Do Androids Dream of Electric Sheep?

This week, I finally got a peek at the Spring syllabus for an undergraduate course I’m co-teaching. Sadly my students won’t be watching Blade Runner or reading Do Androids Dream of Electric Sheep? this year. I will be teaching a session on ‘the death of the book’, though, and science fiction plays an increasingly important part in this discussion.

© Deep Dream

Several years ago, Google released strange, surreal pictures its neural network ‘Deep Dream’ had painted from random noise. In an article entitled ‘Yes, androids do dream of electric sheep’, The Guardian described the process as follows:

What do machines dream of? New images released by Google give us one potential answer: hypnotic landscapes of buildings, fountains and bridges merging into one.

The pictures, which veer from beautiful to terrifying, were created by the company’s image recognition neural network, which has been “taught” to identify features such as buildings, animals and objects in photographs.

© Deep Dream

They were created by feeding a picture into the network, asking it to recognise a feature of it, and modify the picture to emphasise the feature it recognises. That modified picture is then fed back into the network, which is again tasked to recognise features and emphasise them, and so on. Eventually, the feedback loop modifies the picture beyond all recognition.

© Deep Dream

Since then, Google has also launched Magenta, which aims to use ‘machine learning to create compelling art and music’. One of its first products was this computer-generated piano variation on ‘Twinkle Twinkle Little Star’ (drum added later by a human):


And let’s not forget Aaron, the AI that’s been painting since the 1970s:


Early last year, MIT Technology Review‘s Martin Gayford looked at several of these examples of robotically generated art to try and get at the question of what makes art ‘art’ in the first place:

The unresolved questions about machine art are, first, what its potential is and, second, whether—irrespective of the quality of the work produced—it can truly be described as “creative” or “imaginative.” These are problems, profound and fascinating, that take us deep into the mysteries of human art-making.

Computers have broken into the art world, then, but what about writing? There, too, AI has been making great progress. The Verge‘s Josh Dzieza delved into the strange world of computer-generated novels back in 2014, shortly after Google released its ‘Deep Dream’ images:

Narrative is one of the great challenges of artificial intelligence. Companies and researchers are working to create programs that can generate intelligible narratives, but most of them are restricted to short snippets of text. The company Narrative Science, for example, makes programs that take data from sporting events or financial reports, highlight the most significant information, and arrange it using templates pre-written by humans. It’s not the loveliest prose, but it’s fairly accurate and very fast.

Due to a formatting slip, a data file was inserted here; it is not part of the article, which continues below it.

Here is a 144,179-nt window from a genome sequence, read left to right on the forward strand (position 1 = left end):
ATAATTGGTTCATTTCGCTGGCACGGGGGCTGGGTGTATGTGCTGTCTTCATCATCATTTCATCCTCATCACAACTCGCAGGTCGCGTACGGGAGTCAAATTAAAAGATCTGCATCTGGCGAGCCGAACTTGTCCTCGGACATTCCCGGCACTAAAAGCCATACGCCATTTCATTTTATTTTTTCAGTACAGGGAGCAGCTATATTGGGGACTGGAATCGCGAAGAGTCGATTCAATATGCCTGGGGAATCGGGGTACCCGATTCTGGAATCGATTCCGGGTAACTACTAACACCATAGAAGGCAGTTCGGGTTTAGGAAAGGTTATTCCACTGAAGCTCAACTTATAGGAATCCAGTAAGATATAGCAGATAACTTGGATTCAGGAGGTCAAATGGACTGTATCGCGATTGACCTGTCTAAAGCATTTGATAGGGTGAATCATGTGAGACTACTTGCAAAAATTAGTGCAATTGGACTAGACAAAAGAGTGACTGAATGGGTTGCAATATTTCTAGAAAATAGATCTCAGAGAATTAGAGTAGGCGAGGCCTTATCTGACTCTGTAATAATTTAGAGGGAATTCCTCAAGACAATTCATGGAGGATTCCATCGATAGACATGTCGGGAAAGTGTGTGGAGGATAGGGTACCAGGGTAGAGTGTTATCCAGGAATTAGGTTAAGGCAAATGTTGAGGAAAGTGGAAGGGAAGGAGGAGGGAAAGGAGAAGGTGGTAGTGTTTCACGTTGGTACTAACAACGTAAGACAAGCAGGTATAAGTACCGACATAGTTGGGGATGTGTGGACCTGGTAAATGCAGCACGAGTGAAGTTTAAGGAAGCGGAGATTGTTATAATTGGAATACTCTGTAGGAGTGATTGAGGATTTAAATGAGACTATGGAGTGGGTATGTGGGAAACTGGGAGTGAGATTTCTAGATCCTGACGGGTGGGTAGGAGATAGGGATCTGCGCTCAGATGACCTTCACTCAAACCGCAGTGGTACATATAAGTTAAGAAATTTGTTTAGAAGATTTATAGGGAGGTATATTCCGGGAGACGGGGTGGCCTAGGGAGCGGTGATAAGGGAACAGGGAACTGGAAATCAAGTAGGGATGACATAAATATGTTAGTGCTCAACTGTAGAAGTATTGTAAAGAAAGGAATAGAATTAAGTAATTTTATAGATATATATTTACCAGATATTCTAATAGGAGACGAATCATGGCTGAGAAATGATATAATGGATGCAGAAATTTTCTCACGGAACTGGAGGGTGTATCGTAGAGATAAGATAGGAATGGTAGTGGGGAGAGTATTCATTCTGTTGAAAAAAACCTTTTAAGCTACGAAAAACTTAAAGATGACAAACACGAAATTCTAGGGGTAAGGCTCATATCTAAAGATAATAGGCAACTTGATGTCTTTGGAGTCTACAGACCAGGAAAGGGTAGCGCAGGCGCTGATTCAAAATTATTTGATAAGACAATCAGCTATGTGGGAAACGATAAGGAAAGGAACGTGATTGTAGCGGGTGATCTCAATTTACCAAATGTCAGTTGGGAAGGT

Some of it, like Darius Kazemi’s ‘Teens Wander Around a House’ or Michelle Fullwood’s ‘Twide and Twejudice’ I even want to read myself.

To top it all off, you have the trend of super-realist art, or human-made art that itself looks very similar to what these machines are producing. Writing about Juan Geuer’s Water in Suspense, scientist Michael Nielsen describes how this kind of art works:

Water in Suspense reveals a hidden world. We discover a rich structure immanent in the water droplet, a structure not ordinarily accessible to our senses. In this way it’s similar to the Hubble Extreme Deep Field, which also reveals a hidden world. Both are examples of what I call Super-realist art, art which doesn’t just capture what we can see directly with our eyes or hear with our ears, but which uses new sensors and methods of visualization to reveal a world that we cannot directly perceive. It’s art being used to reveal science.

Although I’m not an artist or an art critic, I find Super-realist art fascinating. Works like the Hubble Extreme Deep Field and Water in Suspense give us concrete, vivid representations of deep space and the interior structure of a water droplet. For most of us, these are usually little more than dry abstractions, remote from our understanding. By creating vivid representations, Super-realist art provides us with a new way of thinking about such phenomena.